I had no understanding until recently of "barrage balloons" nor their importance in the success of the Normandy invasion.
And further, I had no idea of the crucial D-Day role played by black soldiers landing on Omaha Beach.
This bit of forgotten history was brought to my attention by long-time newsletter reader Norm Haskett. Norm is the creator of the incredible website The Daily Chronicles of WWII, possibly the most thorough collection of WWII information on the web.
Who better to fill in for me this week while I'm on vacation?
Coincidence, karma or miracle? This story will make you wonder. It begins in a small village near present-day Ukraine amid war crimes committed by the German Nazis. A time in history that does not feel so long ago given the current news of war crimes in the region.
Near that village lies the dark primeval Białowieża Forest, straddling the borders of Poland and Belarus. Though it's described as “hauntingly beautiful” its tall trees and seemly endless marshlands have witnessed the harshest of evils.
At the outbreak of WWII, Miriam Rabinowitz lived in the small Polish town of Zhetel, (sometimes called Zdzięcioł) with her husband Morris and two daughters, Tania and Rochel.
Christians and Jews had lived peacefully in Zhetel for nearly 400 years, while the town was variously under the control of Belarus, Russia and Poland. In 1939, the population was roughly 4,600 and 75 percent were Jewish.
The Nazis arrived in the fall of 1939. They shipped skilled workers to workcamps and eventually to death camps. With the help of local police, they slaughtered most of the remaining Jewish residents, men women and children, in two consecutive mass shootings in the spring and summer of 1942.
Today a memorial stands on the remnants of the old Jewish cemetery, a fenced collective grave, in which the bodies of about two thousand people are buried, shot in this place by the Nazis on August 6, 1942.
This should not surprise me, researching a woman from the 18th Century and discovering a strong parallel to a woman fighting the same battle today. The more I looked into this story, the more painful it became. But in the end, I found hope.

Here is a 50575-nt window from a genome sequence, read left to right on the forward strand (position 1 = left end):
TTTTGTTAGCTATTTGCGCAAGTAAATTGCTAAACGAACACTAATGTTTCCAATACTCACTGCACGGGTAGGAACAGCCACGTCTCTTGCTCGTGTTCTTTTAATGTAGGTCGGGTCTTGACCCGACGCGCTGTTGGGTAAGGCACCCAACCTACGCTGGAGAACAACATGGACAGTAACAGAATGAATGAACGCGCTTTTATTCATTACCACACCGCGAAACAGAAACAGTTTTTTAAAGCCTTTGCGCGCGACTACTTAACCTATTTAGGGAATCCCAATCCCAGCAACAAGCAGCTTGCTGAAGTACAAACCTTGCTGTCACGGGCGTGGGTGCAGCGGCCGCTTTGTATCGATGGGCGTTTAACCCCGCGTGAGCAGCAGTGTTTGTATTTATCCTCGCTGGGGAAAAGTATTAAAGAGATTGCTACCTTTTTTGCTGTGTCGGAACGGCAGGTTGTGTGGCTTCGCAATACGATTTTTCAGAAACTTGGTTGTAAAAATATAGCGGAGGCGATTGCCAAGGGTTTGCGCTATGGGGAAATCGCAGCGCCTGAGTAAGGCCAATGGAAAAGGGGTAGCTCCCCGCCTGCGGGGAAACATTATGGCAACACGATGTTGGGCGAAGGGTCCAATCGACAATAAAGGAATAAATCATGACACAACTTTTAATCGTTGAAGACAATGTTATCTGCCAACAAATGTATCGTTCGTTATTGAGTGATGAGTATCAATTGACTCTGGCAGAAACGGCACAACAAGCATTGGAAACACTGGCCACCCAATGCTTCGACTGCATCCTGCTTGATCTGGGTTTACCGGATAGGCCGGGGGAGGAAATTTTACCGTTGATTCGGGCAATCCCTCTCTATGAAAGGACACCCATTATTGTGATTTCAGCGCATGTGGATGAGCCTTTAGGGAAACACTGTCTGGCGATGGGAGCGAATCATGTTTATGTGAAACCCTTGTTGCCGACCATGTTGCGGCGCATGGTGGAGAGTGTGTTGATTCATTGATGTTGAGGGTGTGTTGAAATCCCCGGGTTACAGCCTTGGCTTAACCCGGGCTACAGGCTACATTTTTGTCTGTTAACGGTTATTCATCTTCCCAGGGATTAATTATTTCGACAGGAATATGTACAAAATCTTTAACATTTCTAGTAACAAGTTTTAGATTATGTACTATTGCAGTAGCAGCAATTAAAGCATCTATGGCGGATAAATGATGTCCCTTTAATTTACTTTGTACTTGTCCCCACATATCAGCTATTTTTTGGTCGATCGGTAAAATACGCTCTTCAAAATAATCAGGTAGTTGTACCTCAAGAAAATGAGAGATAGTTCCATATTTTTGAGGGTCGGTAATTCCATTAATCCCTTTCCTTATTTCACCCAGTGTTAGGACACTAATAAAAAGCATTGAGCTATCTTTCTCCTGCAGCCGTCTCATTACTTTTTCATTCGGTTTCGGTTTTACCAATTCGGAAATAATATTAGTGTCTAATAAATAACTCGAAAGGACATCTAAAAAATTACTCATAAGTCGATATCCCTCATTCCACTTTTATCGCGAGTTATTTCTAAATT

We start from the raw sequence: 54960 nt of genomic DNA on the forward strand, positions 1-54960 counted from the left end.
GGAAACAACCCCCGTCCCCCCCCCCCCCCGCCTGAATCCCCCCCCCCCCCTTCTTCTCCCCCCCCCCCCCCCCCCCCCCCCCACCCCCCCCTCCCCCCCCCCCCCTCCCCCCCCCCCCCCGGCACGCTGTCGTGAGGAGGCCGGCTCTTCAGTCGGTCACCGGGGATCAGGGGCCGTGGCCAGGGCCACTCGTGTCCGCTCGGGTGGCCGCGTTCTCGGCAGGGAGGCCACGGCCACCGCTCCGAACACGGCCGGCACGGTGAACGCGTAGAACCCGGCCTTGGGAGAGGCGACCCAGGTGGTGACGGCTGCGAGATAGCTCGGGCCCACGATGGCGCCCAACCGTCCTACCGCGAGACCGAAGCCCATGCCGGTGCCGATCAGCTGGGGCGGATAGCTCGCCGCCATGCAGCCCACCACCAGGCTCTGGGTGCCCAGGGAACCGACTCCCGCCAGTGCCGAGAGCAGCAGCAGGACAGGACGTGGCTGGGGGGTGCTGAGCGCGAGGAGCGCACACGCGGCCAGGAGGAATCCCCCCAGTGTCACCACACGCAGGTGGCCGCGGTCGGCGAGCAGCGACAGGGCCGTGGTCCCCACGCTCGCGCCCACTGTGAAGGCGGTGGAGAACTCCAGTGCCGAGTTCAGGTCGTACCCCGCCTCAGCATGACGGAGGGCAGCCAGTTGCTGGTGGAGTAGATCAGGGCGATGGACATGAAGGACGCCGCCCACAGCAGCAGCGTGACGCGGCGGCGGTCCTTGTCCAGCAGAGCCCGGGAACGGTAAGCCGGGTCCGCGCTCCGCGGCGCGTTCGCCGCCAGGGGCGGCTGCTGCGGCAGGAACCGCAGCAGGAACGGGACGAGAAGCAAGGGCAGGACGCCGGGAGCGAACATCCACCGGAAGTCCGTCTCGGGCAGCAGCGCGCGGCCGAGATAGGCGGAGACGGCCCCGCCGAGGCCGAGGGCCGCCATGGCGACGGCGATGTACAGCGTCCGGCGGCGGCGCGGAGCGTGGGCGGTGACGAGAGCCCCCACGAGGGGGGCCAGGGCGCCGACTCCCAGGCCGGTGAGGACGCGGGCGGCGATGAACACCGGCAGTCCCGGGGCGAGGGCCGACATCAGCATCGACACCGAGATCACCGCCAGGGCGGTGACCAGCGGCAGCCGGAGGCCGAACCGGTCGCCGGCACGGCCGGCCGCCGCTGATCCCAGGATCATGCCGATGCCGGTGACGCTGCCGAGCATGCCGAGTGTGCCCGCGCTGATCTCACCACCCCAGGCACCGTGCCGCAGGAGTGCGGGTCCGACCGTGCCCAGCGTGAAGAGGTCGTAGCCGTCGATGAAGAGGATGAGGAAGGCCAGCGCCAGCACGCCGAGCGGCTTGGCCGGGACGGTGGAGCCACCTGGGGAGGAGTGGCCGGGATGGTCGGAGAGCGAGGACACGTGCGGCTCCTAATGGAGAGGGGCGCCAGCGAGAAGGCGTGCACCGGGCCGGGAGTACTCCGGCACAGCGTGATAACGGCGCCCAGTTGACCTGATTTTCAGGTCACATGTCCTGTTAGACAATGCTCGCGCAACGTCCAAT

This is one of my longer feature articles and I ask your patience as I wend my way through the story to reach "pag-ibig at pag-asa," Filipino for love and hope.
Gabriela Silang, a young Filipina who lived in the northwestern seaboard of Luzon in the mid-1700s is most commonly portrayed wielding a bolo knife.
There's little doubt Gabriela Salang was a fearless revolutionary against Spanish colonial rule, and her spirit continues to run in the blood of women today, who carry on the struggle for self-determination in the face of centuries of imperialism in the Philippines.
That includes playwright and peasant organizer Amanda Echanis, arrested 13-months ago and imprisoned with her newborn baby, two of more than 600 political prisoners under the Rodrigo Duterte regime.
Yes, that Custer, General George Armstrong Custer killed in the 1876 Battle of the Little Big Horn.
We know the men, Sitting Bull and Crazy Horse, who whupped the general that day, but what of the women? The names and faces of the native women of the Great Plains are all but lost, erased from mainstream history.
That's why the story of Buffalo Calf Road Woman is so important. It gives us a glimpse into the lives of native women at the height of the "Indian Wars," the US effort to subdue and corral the Plaines Tribes or annihilate them.
There is no known photo of Buffalo Calf Road Woman. She may have looked similar to the unidentified Cheyenne woman in this photo, sometimes mistakenly identified as her.
The Northern Cheyenne kept a vow of silence for more than "100 summers" until 2005, when a tribal elder stood up and told how Buffalo Calf Road Woman attacked Custer. One incident in the life
I'm fascinated to discover little-known history, stories of people and events that provide a new perspective on why and how things happened, new voices that haven't been heard, insight into how the past brought us here today, and how it might guide us to a better future.
I also post here about my books and feature other authors and their books on compelling and important historical topics.
Occasionally, I share what makes me happy, pictures of my garden, recipes I've made, events I've attended, people I've met. I'm always happy to hear from readers in the blog comments, by email or social media.